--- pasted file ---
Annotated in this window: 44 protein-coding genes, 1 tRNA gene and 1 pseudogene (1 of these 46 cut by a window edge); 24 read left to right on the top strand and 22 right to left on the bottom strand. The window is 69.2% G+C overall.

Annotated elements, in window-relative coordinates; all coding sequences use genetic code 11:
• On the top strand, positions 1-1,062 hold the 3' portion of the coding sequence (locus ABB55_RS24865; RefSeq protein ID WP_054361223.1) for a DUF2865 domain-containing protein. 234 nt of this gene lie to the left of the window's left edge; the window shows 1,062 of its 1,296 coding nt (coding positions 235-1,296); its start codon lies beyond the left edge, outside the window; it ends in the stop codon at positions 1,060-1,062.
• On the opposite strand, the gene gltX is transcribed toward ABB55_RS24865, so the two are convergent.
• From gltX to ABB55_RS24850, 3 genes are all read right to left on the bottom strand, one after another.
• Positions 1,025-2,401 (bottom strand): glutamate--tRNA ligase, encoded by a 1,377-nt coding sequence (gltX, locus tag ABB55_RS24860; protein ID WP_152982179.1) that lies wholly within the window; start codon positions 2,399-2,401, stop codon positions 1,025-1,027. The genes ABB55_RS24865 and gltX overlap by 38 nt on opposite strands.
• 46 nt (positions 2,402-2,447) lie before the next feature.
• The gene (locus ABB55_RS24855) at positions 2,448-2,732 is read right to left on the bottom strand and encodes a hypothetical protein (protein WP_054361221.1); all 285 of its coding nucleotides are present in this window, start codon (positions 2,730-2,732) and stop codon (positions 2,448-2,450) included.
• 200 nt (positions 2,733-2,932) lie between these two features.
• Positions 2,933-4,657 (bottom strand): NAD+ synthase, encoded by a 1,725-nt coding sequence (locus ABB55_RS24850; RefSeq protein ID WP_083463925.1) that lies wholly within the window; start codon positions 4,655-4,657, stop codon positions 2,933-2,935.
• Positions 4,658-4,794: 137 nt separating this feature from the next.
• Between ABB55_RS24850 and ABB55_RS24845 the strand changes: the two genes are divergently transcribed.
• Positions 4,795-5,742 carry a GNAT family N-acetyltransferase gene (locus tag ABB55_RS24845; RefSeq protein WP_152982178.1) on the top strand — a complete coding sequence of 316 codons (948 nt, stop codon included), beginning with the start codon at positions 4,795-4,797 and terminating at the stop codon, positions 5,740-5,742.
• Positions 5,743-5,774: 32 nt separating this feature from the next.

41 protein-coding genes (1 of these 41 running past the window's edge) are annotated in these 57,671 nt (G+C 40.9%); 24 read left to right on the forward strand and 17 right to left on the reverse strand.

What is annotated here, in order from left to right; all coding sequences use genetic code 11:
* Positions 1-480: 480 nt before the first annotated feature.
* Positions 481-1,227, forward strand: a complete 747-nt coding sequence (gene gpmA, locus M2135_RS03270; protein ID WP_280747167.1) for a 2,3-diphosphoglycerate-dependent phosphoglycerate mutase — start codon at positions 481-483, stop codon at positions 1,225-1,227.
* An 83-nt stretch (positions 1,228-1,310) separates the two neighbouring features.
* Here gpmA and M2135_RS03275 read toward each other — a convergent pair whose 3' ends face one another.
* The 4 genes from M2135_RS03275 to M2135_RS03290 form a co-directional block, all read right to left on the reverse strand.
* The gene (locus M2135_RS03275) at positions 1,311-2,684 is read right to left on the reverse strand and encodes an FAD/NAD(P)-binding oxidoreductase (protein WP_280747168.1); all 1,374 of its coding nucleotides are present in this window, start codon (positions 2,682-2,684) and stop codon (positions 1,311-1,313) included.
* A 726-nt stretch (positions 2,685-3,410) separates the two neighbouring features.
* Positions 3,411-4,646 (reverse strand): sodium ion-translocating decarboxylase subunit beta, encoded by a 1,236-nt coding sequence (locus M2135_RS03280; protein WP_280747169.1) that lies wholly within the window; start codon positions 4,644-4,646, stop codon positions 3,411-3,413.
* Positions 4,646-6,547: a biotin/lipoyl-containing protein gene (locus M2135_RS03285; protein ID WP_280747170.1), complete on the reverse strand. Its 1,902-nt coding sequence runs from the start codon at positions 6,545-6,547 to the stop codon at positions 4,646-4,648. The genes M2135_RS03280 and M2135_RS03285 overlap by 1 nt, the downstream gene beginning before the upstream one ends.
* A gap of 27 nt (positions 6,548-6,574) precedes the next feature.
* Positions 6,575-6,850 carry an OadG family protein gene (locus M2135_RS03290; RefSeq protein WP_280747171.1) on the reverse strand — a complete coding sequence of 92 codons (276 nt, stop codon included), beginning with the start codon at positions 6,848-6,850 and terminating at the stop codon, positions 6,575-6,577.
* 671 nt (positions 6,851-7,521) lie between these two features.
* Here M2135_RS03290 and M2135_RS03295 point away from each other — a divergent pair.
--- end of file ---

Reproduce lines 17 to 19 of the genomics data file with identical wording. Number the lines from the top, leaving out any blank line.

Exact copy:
* Positions 1-480: 480 nt before the first annotated feature.
* Positions 481-1,227, forward strand: a complete 747-nt coding sequence (gene gpmA, locus M2135_RS03270; protein ID WP_280747167.1) for a 2,3-diphosphoglycerate-dependent phosphoglycerate mutase — start codon at positions 481-483, stop codon at positions 1,225-1,227.
* An 83-nt stretch (positions 1,228-1,310) separates the two neighbouring features.